Opinion, Case No.22786 State of West Virginia ex rel. The Public Service Commission of West Virginia v. Gore Water Association


IN THE SUPREME COURT OF APPEALS OF WEST VIRGINIA

January 1995 Term

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No. 22786

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STATE OF WEST VIRGINIA EX REL.

THE PUBLIC SERVICE COMMISSION OF

WEST VIRGINIA,

Petitioner

v.

GORE WATER ASSOCIATION,

Respondent

___________________________________________________________

Petition for Writ of Mandamus

WRIT GRANTED

___________________________________________________________

Submitted: April 5, 1995

Filed: April 13, 1995

Meyishi Blair, Esq.
Staff Attorney
Charleston, West Virginia
Attorney for the Petitioner

The Opinion of the Court was delivered PER CURIAM.
JUSTICE BROTHERTON did not participate.
JUDGE FOX sitting by temporary assignment.


SYLLABUS

        "Mandamus is the proper remedy to compel a public utility to comply with a lawful order of the Public Service Commission of this State." Syllabus, State ex rel. Public Service Commission v. Willis, 150 W. Va. 175, 144 S.E.2d 630 (1965).


Per Curiam:

        In this original proceeding in mandamus, the Public Service Commission of West Virginia seeks a writ to compel the Gore Water Association to comply with the Commission's order of May 11, 1993. Because the Commission's order is lawful and was not appealed, we grant the requested writ.

        On January 11, 1995, the Commission petitioned this Court for a writ of mandamus. On March 1, 1995, we issued a rule to show cause returnable April 5, 1995. The matter was submitted upon the Commission's petition and exhibits. Gore is not represented by counsel and did not file an answer.

        The Commission's May 11, 1993 order arose from a formal complaint filed by Mr. and Mrs. Aaron G. Gillespie against the Enlarged Hepzibah Public Service District. The Gillespies were refused water service by that District because Gore was providing water service to the Gillespies. Gore was joined as a defendant in the proceeding, and the Commission's staff filed a separate petition against Gore. The two matters were consolidated under Case No. 92-0600-PWD-C.See footnote 1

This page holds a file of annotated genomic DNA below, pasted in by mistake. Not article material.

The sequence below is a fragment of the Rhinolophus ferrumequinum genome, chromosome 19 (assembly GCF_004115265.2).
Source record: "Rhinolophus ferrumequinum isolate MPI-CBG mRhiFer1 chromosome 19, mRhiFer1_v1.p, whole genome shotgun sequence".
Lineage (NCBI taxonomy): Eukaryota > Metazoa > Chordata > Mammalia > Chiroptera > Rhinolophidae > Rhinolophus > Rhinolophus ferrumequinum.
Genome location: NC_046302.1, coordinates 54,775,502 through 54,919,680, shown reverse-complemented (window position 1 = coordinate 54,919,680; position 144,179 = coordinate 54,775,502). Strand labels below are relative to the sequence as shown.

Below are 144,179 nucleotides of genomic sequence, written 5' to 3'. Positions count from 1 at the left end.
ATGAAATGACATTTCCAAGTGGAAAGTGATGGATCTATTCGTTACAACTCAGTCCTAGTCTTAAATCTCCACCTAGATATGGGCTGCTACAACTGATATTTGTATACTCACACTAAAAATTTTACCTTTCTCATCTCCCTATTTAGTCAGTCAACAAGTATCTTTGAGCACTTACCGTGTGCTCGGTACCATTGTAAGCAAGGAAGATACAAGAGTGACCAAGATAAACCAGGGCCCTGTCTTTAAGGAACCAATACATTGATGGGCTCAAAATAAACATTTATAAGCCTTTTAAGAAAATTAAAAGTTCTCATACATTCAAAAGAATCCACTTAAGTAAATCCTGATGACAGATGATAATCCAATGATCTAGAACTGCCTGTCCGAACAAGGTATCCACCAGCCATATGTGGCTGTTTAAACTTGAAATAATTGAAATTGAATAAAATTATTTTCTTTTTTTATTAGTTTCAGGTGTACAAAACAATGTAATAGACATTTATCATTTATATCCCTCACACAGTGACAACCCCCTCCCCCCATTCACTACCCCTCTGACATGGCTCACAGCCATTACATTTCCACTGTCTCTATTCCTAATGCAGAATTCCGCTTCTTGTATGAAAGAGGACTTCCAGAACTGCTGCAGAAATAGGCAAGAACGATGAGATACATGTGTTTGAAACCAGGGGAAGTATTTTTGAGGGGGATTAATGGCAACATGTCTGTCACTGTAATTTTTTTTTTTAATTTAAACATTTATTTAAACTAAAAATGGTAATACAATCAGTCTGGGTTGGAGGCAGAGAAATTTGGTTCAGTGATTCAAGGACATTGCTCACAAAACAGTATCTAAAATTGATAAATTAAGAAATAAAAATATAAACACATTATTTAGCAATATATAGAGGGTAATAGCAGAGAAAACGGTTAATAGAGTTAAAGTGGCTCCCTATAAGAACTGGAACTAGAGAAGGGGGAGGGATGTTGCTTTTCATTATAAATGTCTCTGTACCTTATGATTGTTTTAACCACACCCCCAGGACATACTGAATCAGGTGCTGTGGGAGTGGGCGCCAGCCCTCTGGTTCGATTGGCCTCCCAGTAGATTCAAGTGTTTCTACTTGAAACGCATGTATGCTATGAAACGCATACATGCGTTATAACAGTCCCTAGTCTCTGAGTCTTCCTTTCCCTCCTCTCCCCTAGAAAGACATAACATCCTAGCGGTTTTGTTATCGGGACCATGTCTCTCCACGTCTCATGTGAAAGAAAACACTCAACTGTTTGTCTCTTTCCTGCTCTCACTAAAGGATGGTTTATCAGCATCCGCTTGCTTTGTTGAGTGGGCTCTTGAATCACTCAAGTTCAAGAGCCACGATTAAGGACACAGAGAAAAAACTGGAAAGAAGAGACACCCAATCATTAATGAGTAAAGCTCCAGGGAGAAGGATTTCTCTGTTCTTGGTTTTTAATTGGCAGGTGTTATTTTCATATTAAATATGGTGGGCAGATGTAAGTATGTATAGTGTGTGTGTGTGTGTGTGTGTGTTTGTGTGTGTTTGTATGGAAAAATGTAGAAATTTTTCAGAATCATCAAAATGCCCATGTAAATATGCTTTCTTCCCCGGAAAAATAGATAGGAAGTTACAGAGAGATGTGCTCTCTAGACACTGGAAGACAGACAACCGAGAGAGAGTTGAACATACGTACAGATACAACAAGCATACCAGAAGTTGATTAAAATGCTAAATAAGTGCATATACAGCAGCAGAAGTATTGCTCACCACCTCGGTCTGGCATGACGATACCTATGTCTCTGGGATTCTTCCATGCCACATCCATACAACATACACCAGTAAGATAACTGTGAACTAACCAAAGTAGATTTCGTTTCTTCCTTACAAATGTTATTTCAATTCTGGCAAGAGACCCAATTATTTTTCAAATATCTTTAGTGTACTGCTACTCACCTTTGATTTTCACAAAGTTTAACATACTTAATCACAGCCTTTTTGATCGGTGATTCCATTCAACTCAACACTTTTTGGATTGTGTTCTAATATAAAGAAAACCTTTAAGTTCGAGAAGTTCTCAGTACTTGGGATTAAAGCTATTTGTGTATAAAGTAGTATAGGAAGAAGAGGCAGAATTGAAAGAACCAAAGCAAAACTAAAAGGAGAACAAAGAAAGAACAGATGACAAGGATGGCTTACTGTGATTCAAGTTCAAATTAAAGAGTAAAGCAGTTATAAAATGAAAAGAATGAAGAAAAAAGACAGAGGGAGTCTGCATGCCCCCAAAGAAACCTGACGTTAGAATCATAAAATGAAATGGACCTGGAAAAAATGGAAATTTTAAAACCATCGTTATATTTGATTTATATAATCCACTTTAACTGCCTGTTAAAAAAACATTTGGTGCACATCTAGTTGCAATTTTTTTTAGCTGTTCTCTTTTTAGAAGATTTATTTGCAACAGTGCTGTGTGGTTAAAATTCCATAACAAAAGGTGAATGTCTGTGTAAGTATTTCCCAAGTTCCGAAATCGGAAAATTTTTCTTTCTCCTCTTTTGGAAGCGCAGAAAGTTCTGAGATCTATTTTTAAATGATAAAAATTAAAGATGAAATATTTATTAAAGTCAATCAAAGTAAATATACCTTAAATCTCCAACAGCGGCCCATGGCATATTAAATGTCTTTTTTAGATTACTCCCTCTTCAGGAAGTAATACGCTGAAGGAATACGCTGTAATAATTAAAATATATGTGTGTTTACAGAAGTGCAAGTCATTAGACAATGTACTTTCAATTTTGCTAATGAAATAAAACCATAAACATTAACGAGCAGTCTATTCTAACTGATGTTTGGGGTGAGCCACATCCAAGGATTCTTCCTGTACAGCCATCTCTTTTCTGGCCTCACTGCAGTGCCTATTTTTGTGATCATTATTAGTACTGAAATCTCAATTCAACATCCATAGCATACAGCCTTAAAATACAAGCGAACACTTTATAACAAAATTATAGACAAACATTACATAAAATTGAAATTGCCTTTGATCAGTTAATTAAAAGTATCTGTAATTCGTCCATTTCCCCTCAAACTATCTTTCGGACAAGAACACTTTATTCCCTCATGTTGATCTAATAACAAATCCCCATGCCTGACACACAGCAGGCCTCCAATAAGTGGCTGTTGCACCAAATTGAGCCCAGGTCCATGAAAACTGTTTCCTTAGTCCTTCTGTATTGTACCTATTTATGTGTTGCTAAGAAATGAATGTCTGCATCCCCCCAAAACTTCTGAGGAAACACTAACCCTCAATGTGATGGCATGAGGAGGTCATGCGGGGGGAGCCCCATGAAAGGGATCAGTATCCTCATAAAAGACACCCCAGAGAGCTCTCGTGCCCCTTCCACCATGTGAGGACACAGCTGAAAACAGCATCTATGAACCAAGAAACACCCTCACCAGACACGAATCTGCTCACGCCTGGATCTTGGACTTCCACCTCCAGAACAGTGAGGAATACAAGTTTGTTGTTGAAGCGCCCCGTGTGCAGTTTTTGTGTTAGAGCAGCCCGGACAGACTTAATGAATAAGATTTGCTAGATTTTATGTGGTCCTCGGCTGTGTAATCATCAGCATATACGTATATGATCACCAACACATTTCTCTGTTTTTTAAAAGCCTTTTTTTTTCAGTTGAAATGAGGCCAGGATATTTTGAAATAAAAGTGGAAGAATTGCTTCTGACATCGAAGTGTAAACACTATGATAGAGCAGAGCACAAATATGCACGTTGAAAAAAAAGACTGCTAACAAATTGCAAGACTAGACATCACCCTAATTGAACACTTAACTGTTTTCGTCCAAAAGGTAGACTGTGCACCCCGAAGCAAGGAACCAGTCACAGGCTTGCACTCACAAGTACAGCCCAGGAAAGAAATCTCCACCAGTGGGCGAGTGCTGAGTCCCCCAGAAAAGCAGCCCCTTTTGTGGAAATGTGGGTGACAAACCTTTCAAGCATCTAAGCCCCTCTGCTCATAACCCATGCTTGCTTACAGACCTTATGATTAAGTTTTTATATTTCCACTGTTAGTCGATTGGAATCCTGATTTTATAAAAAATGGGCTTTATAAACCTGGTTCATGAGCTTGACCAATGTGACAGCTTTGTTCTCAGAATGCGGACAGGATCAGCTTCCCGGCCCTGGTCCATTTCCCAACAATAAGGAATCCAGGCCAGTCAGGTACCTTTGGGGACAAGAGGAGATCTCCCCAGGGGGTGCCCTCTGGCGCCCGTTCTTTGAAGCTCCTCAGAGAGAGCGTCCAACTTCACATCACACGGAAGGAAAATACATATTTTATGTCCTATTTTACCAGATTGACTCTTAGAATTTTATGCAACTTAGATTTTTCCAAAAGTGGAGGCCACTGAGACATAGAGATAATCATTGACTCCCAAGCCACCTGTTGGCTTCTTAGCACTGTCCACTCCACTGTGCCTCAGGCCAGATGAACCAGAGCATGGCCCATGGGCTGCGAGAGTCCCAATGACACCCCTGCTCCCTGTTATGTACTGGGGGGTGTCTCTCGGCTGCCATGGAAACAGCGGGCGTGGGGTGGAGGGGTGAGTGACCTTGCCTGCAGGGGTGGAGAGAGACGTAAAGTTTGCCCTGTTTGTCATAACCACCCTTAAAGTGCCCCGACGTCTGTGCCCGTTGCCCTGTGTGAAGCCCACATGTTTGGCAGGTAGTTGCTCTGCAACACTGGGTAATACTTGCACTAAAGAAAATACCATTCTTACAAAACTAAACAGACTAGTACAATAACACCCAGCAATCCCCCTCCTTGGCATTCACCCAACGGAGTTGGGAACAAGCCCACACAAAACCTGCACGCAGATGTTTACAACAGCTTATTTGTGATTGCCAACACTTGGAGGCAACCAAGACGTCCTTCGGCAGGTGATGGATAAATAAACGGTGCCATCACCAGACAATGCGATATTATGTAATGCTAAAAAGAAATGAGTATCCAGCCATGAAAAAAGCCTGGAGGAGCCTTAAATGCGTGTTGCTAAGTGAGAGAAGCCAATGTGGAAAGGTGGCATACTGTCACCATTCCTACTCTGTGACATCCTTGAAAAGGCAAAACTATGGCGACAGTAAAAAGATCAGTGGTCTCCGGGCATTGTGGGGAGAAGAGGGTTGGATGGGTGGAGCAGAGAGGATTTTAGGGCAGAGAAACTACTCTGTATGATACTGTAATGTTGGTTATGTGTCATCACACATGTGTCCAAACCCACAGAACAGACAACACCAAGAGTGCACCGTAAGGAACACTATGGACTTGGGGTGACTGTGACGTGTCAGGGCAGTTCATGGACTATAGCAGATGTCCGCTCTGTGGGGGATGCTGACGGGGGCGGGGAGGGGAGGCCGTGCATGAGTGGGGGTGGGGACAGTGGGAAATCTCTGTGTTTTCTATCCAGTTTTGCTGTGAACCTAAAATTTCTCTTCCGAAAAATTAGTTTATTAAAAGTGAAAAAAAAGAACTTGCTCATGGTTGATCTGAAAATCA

Gore is a nonprofit corporation that owns a water system consisting of approximately 3,000 feet of 4-inch pipe without any storage capability. Built by its members in 1954, Gore serves about 40 customers, none of whom is metered. Water is purchased from the Clarksburg Water Board and the water, repair and operational costs are divided among Gore's members.See footnote 2 In November 1992, the water bill for a Gore member was $18.00, which was considered good. Considering only the water purchase cost the November 1992 bill would "represent approximately 14,000 gallons, compared to the usually accepted average of 4,500 gallons." Maintaining that the Clarksburg Water Board tests the water, Gore refuses to comply with the Department of Health's requirement to collect bacteriological water samples.
        
        Before the Commission, Gore alleged that because of its membership structure, the Commission lacks jurisdiction and the Rules of the Health Department do not apply. Gore argued it simply buys water for its members.

        By order dated May 11, 1993, the Commission found that Gore is a public utility under W. Va. Code 24-1-2 [1979] and "should be required to file a certificate of public convenience and necessity with the Commission." As an alternative, Gore was permitted to explore having the Clarksburg Water Board acquire and operate the system.

        The May 11, 1993 order of the Commission was not appealed to this Court. By letter dated July 30, 1993, the Commission reminded Gore of its order and sent Gore an application for the required certificate. According to the Commission's January 11, 1995 petition, Gore "continues in its blatant and cavalier violation of State law and your Petitioner's lawful orders."

I